S.A.: The Disney Girls

(Last Updated On: December 13, 2015)

As mentioned in my very first Pigtails post, I spent my young adulthood in the U.S. Army. And even though I lived under the rigors of military discipline, it was a time of relative freedom for me. My platoon sergeant had a huge collection of Disney films which he brought so we would have something to watch while we were living temporary barracks. Like most people, I assumed cartoons were just for kids and were not very sophisticated, but these Disney shorts had a humor that could only be appreciated by adults. Walt Disney was not producing films for kids, he was producing them for himself. I became fascinated with the evolution of the Disney Studios and read everything I could get my hands on. I read in one account that Disney wanted to prove that a full-length animated feature was possible and would be respected by the general public. Snow White and the Seven Dwarfs (1937) was the first of these efforts. It was important to him that the characters be believable and not just caricatures. To that end, he challenged his animators to make every effort to pay careful attention to detail and find a way to give the heroes and heroines sex appeal. Of course, in those days it was not acceptable to say the word “sex” in mixed company and thus when referring to this mandate, they would say “S.A.” which today seems an amusing constraint. This post is dedicated to those early Disney girls with S.A. No more passing off Mickey Mouse with a bow, skirt and pasted eyelashes and calling him Minnie!

The interesting thing about studying Disney animation is that the Disney Studios were pioneers and one can watch the evolution of that medium. Early attempts did manage to make their lead female characters pretty, but not especially alluring. Probably the first characters to fit this description were the centaurettes from Fantasia (1940). They are fantasy creatures but some attempt was made to make them look “right”. Here is a page with a few concept designs.

Disney Studios - Concept Designs (late 1930s)

Disney Studios – Concept Designs (late 1930s)

After Disney approved the concepts, the animators would make a more fine-tuned sketch that showed the final appearance of the character. Since this will be used to produce the final animation, the placement of the dark lines is very deliberate.

Disney Studios - Final Outline Sketch (c1940)

Disney Studios – Final Outline Sketch (c1940)

Then there are animators who draw the final cleaned-up sketch, in-betweeners who draw the intermediate motions of the characters and a team of women who color the cells.

Edit: For a comprehensive list of the artists who worked on ‘The Rite of Spring’ segment of Fantasia, please refer to this page. – Pip

Disney Studios - Fantasia (1940) (1)

Disney Studios – Fantasia (1940) (1)

I was surprised at the popularity of this iconic pose and this creature is now a figurine.

Centaurette Figurine

Centaurette Figurine

Part of the fun of the early Disney work is the little bits of “business” he has each character do and there are a lot of recurring gags and play on stereotypes that are amusing to an adult audience. One of Disney’s other early mandates is that his characters have distinct personalities. After the centaurettes groom themselves, they get all worked up about the boys coming for a visit so they can all frolick together, but one poor centaurette is without a match until she is discovered by one of the remaining boys.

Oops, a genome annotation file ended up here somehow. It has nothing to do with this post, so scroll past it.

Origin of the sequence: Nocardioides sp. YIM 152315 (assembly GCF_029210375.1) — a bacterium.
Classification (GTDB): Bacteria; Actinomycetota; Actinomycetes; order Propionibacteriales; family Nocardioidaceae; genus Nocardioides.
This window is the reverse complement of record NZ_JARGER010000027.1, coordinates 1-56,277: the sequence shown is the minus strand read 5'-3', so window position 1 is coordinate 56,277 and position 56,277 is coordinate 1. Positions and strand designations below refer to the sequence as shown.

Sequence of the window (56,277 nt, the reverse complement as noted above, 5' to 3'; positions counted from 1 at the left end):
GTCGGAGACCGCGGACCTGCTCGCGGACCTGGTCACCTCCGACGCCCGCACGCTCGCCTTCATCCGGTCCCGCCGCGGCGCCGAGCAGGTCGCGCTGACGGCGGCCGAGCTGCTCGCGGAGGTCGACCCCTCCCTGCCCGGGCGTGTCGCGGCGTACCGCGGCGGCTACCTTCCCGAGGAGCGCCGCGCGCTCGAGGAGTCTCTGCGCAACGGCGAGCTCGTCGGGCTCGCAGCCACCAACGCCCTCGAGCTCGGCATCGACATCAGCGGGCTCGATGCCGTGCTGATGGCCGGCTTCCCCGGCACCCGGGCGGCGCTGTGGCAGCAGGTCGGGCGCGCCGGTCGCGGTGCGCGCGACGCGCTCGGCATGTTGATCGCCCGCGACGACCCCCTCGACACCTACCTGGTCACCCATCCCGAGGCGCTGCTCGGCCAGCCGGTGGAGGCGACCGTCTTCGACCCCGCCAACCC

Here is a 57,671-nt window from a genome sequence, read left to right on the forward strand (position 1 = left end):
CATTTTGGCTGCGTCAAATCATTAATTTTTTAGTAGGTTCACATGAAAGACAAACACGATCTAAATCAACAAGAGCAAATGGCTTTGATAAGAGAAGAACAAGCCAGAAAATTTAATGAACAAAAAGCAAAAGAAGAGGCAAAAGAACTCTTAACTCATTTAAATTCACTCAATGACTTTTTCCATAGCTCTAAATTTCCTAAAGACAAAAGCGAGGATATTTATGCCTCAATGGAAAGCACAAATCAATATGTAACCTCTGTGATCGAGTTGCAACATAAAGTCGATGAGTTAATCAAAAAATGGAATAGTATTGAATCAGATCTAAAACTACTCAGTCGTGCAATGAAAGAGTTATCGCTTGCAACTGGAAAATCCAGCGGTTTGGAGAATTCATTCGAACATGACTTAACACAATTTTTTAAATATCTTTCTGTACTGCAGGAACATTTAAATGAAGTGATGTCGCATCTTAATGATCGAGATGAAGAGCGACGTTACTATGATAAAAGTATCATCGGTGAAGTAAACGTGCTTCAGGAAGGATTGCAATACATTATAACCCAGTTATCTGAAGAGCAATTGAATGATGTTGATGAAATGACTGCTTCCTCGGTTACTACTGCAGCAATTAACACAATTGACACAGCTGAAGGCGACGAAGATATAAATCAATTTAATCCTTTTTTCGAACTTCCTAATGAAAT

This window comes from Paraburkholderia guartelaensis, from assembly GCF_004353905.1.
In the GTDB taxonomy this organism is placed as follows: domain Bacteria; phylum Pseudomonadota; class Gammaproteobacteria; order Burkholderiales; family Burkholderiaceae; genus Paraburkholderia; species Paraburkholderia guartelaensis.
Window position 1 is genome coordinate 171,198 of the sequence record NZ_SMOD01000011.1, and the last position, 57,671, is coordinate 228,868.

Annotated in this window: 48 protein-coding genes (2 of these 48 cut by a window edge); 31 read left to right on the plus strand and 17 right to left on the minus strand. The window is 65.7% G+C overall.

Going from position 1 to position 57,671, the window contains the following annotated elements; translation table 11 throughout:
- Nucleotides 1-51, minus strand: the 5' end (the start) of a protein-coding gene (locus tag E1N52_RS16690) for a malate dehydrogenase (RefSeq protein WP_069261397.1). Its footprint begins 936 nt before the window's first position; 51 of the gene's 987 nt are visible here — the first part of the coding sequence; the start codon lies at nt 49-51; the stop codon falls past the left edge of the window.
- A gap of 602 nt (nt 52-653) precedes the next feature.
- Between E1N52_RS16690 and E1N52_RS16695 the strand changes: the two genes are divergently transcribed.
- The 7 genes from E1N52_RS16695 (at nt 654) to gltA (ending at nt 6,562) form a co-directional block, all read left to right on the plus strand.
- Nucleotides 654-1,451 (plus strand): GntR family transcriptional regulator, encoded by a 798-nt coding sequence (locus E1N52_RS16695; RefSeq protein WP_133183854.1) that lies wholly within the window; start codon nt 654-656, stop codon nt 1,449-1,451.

Disney Studios - Fantasia (1940) (2)

Disney Studios – Fantasia (1940) (2)

Disney Studios - Fantasia (1940) (3)

Disney Studios – Fantasia (1940) (3)

There are even zebra centaurettes accompanying a Dionysian character—all of this to the music of Beethoven’s 6th “Pastoral” Symphony.

Disney Studios - Fantasia (1940) (4)

Disney Studios – Fantasia (1940) (4)

Animators may have been talented artists, but that did not mean they were well-educated on anatomy. About the time of the release of Fantasia, Disney had animals brought in as models for them to study and the first film to show this off was Bambi (1942). From then on, even female animal characters had a certain feminine allure: Bambi’s mother and Faline (Bambi), Lady (Lady and the Tramp (1955)) and Perdita (101 Dalmatians (1961)).

Once the ancient Greeks learned to make large statues from the Egyptians, they then pushed for anatomical perfection. The 1950s were an analogous time for the Disney Studios by which time they routinely accomplished this level of believability. Also, until then, any female leads were young women, not really girls, so we see our first two examples voiced by the same girl, Kathryn Beaumont.

Disney Studios - Alice in Wonderland (1951)

Disney Studios – Alice in Wonderland (1951)

Disney Studios - Peter Pan (1953)

Disney Studios – Peter Pan (1953)

Of course in Peter Pan we also get Tinkerbell, the quintessential animated sex pot who creates some mischief because she is jealous about all the attention Peter is giving Wendy.

Disney Studios - Peter Pan (animation cell)

Disney Studios – Peter Pan (animation cell)

After artists become accustomed to producing anatomical accuracy, they want to play with the forms and so in the late 1950s and 1960s we begin to see an angular style in Sleeping Beauty (1957), 101 Dalmatians and Jungle Book (1967) which was in production when Walt Disney died.

Disney Studios - Jungle Book (1967)

Disney Studios – Jungle Book (1967)

After that, there was a period when the studios attempted to anticipate Disney’s wishes: The ArtistoCats (1970) and Robin Hood (1973) were in the concept stages. Once business interests got control of the studio—changing the name to The Disney Company—animated features were produced more rapidly, but with a more formulaic system that established schedules and deadlines.

Leave a Reply

Your email address will not be published. Required fields are marked *